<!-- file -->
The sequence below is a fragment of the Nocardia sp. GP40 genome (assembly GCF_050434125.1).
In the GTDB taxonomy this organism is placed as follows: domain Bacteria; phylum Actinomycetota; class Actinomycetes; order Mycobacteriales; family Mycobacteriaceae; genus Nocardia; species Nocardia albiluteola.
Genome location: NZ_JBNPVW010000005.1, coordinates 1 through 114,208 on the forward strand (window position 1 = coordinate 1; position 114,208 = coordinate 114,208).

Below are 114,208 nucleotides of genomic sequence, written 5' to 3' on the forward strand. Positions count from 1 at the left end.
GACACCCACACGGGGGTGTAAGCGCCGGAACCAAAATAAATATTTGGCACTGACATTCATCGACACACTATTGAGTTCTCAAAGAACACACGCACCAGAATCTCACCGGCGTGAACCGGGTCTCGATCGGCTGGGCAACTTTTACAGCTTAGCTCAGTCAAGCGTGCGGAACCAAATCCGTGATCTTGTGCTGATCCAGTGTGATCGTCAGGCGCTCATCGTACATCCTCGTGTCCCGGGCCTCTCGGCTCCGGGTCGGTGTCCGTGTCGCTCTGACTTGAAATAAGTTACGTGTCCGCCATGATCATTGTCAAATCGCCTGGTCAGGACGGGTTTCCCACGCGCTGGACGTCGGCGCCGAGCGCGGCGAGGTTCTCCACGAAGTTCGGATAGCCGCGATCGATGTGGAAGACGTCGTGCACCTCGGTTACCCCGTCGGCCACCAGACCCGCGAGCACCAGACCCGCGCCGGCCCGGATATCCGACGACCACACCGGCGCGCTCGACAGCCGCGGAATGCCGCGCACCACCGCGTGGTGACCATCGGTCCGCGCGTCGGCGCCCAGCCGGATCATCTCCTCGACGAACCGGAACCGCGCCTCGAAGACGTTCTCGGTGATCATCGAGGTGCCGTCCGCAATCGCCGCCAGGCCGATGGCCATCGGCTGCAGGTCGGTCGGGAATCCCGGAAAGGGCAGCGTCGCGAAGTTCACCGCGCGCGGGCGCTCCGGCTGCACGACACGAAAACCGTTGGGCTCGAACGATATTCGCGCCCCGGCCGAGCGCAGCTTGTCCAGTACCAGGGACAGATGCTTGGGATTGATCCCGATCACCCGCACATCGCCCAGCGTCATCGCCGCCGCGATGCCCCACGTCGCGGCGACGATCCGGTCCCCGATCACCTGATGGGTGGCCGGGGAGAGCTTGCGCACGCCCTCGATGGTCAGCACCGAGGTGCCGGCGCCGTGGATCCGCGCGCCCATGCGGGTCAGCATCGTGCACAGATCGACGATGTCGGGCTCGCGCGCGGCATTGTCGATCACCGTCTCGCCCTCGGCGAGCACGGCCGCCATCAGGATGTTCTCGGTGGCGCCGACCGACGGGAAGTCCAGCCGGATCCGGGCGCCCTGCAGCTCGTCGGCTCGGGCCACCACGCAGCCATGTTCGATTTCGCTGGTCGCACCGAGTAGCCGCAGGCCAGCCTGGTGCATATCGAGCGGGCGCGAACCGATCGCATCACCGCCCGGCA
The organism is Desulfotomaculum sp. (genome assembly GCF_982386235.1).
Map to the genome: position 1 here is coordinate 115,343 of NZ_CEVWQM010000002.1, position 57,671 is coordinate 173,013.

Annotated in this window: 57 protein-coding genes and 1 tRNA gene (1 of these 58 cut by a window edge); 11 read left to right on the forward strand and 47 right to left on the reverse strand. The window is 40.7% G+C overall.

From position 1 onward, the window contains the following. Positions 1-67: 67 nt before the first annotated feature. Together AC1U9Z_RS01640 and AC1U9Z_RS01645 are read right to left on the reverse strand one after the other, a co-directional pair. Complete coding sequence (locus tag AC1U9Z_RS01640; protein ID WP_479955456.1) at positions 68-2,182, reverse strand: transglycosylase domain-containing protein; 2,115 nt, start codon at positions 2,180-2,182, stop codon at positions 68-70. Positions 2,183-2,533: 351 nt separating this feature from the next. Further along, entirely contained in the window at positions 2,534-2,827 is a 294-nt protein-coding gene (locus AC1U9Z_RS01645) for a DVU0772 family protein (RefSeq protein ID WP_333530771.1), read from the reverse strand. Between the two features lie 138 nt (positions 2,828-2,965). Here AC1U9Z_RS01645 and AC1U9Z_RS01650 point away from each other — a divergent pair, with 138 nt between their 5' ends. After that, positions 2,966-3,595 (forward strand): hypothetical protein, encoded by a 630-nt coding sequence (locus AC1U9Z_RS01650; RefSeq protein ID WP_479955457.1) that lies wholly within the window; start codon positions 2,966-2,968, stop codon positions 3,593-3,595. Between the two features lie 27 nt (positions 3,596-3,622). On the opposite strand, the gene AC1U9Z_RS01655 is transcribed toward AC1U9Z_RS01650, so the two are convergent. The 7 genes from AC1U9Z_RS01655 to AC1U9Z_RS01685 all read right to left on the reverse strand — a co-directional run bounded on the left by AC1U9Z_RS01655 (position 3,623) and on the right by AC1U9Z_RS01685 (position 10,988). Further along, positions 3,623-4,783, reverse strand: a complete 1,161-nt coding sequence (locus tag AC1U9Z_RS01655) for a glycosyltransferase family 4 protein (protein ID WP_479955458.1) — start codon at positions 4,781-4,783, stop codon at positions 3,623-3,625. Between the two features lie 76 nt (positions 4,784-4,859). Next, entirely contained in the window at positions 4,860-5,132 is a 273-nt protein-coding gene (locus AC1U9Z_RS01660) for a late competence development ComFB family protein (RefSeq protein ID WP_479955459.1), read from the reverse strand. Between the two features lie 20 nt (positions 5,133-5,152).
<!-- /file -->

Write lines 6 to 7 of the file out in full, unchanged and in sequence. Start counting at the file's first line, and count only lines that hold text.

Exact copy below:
The organism is Desulfotomaculum sp. (genome assembly GCF_982386235.1).
Map to the genome: position 1 here is coordinate 115,343 of NZ_CEVWQM010000002.1, position 57,671 is coordinate 173,013.